Unless, of course, he brings someone in.  If I had the key to the safe at Arsenal, I’d be plying all the resources I could in to bringing in a top drawer centre-forward.  As Manchester United showed when they got Van Persie, sometimes it’s worth paying big money to secure that extra cutting edge.  We need someone with electric movement, frightening pace and lethal finishing.  There are goalscorers out there, it’s simply a question of showing the will and commitment to bring one in.  I genuinely believe it could transform the fortunes of this team.

Something Must Be Done. Nothing Will Be.

1,354 comments December 13th, 2012

For a long time now, Arsenal’s fan base has been horribly split. In the bars and pubs surrounding the Emirates, there were some whose pint glass was perennially half full. And then there were another, angrier sort, served up exactly the same stuff week on week, who regarded their glass as half empty, and could really have done with a refill. After Tuesday night’s defeat to Bradford City, I think we’re all agreed that we’re in desperate need of a drink.

In the last few weeks my perspective on the club, team, and manager has shifted considerably, and I don’t think I’m alone in that. Recent events have felt significant. After a few wobbly weeks, we reached our nadir at Valley Parade. To lose to a side 64 league places below you is humiliating for everyone associated with the club.

It’s worrying that off the top of my head I can think of several other humiliations in the last few years. It’s a string of traumatic memories that begins with a calamitous Carling Cup Final defeat to Birmingham, encompasses an 8-2 hammering at Old Trafford, and takes in a lifeless 4-0 thumping in the San Siro. In his blog yesterday arseblogger called this current Arsenal side ‘punch drunk’. There’s an argument that ever since Obafemi Martins delivered that knockout blow in February 2011, they’ve been reeling and staggering, occasionally throwing Spurs a decent hook but essentially vulnerable, and heading for the canvas.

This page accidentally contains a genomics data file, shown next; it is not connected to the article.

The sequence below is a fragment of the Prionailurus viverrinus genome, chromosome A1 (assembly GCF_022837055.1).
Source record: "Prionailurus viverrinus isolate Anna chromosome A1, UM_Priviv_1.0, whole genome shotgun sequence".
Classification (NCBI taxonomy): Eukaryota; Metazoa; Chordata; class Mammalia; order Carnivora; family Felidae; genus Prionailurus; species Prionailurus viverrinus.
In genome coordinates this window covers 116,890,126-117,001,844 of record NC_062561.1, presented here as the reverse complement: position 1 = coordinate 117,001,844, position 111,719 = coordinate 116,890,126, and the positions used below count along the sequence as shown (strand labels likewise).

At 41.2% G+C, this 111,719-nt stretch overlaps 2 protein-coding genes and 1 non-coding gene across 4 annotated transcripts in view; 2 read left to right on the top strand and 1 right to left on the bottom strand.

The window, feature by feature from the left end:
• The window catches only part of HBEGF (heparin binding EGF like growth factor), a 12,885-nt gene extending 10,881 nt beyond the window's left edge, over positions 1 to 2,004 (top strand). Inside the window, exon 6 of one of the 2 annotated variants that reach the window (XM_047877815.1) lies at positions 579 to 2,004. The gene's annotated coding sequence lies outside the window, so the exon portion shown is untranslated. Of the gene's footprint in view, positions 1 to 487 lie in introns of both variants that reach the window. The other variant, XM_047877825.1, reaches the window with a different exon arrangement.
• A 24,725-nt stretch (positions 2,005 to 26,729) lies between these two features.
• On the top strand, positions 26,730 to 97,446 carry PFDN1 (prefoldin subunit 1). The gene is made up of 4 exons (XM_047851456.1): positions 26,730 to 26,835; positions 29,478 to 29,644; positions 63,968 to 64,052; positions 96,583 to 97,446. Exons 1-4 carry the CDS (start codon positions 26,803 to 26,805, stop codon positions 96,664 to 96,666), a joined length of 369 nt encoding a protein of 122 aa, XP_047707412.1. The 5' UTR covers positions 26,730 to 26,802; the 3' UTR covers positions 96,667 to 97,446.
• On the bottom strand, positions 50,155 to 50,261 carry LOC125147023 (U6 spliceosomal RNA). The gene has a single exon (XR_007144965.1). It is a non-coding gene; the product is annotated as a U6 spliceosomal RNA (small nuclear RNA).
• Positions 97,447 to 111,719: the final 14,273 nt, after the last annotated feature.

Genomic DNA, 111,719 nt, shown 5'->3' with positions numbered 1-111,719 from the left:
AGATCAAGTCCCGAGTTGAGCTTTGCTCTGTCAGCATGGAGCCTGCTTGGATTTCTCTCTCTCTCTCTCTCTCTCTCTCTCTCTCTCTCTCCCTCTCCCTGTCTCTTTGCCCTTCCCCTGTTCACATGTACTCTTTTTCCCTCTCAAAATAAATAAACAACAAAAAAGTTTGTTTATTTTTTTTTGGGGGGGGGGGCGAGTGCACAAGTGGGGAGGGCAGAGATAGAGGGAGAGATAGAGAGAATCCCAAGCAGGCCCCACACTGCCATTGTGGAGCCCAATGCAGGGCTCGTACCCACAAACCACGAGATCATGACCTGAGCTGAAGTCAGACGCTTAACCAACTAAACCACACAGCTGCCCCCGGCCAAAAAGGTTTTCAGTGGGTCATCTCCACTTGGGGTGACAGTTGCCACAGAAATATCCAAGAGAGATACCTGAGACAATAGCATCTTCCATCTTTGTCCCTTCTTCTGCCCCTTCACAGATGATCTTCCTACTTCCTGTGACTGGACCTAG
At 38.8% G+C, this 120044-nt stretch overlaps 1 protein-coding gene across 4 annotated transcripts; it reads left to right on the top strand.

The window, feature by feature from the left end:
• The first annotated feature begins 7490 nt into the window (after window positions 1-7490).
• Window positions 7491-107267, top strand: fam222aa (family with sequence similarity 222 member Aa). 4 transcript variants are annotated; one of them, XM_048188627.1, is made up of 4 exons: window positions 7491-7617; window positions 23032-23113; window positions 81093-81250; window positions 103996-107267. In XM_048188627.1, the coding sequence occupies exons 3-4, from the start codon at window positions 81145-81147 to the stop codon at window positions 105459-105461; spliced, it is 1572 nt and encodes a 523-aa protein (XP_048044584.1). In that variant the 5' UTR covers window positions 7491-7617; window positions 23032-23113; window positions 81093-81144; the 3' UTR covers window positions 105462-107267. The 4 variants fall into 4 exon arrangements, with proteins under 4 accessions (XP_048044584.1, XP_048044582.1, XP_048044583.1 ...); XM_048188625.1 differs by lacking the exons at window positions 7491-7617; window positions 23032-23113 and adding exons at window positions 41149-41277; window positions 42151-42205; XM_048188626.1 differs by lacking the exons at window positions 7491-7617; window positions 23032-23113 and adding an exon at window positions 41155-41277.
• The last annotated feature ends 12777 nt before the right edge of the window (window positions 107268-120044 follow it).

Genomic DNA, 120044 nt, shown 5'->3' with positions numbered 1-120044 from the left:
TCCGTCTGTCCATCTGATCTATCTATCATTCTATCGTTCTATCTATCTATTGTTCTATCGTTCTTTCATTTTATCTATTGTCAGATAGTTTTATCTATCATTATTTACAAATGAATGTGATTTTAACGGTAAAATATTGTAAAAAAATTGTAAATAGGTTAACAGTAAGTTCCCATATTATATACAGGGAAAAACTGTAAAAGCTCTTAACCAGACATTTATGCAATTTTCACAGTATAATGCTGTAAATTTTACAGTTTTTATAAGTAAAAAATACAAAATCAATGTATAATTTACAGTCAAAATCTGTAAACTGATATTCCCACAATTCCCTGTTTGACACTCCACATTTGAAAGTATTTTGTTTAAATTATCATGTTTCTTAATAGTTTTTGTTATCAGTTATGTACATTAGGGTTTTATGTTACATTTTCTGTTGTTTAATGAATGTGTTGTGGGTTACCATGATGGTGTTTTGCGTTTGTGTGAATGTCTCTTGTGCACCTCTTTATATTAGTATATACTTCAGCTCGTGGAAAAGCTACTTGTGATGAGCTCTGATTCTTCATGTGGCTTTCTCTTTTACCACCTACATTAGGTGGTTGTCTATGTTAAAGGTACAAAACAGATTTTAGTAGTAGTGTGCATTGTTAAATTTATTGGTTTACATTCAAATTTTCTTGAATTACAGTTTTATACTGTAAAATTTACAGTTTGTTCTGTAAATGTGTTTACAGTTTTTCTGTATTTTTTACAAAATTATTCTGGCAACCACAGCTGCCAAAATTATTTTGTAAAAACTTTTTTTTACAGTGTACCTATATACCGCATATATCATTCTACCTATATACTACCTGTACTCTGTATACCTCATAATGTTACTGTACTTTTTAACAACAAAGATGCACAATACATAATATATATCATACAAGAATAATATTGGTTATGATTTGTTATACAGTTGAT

Bradford seems to have tipped the scales. I think the fans sensed the opportunity of a trophy. They knew that winning a cup could buy the club credibility, and the manager time. A quarter-final against a League Two team seemed an easy passage. We were three games from Wembley, and four from a modicum of glory. And we let it slip.

Everyone seems to be moving on to the same page now. If there’s one positive to come out of this, it’s that it’s healing some of the rifts between groups of Arsenal fans. What worries me, however, is that the supporters are united in unrest. The atmosphere at the Emirates will become more delicate than ever.

We all seem to be agreed: something must be done. Very few Arsenal fans are happy with where we are right now. There is a yearning for change. Whatever we’re doing right now does not feel satisfactory. It does not feel good. It does not feel healthy.

But here’s the problem. I’m loath to say it out loud, because I feel like it renders all comment and speculation on the subject slightly pointless, but here goes: I don’t think anything will change. Not really. Not for a while.

I love Arsene Wenger. He’s been a great man – let alone manager – for Arsenal. However, I’d be lying if I said I wasn’t concerned about the fact that the team seems to be going irreparably stale under his supervision. However, I can assure you now, even if we lose to Reading on Monday by six, seven or eight goals: the manager isn’t going anywhere. Not anytime soon. He has never broken a contract in his life, and he has a deal until 2014. The board have neither the will nor the footballing expertise to go about replacing him, and he himself will not want to leave Arsenal on a low point. He will keep pursuing redemption.

The key figures on the board aren’t going to change either. A few unsavoury chants won’t make Ivan Gazidis think about chucking in his exorbitant salary.

The only hope, the only plausible option, is that there is a change of the club’s transfer policy. You’d think that’d make sense, seeing as the policy over the last few years seems to have consisted of selling off the major talent without adequately replacing them, effectively overseeing a gradual decline in the quality of the squad and our chances of challenging for any major trophies. There is money sitting in the bank, and a forthcoming chance to go and spend it – a transfer window of opportunity. Arsenal could make a statement, and buy players of the kind of calibre to ensure that even if we do lose someone like Theo Walcott, the playing side is protected by a depth and wealth of quality talent.

I don’t see it happening. Both board and manager are wedded to our existing philosophy. They’re knotted together, each guilty of leading us in this purgatorial fourth-place pursuit.

I’d love to be proved wrong about that, just as I’d love to be proved wrong about my growing suspicion that the decline of Arsene’s Arsenal is terminal. I’ve waited for so long to see him lift a trophy again, and now I don’t believe I ever will. I want so badly for this club to top up my drink, and make it seem half-full again rather than half-empty. I want something to change, and I’m scared it won’t. Stagnation, it’s worth remembering, leads to rot.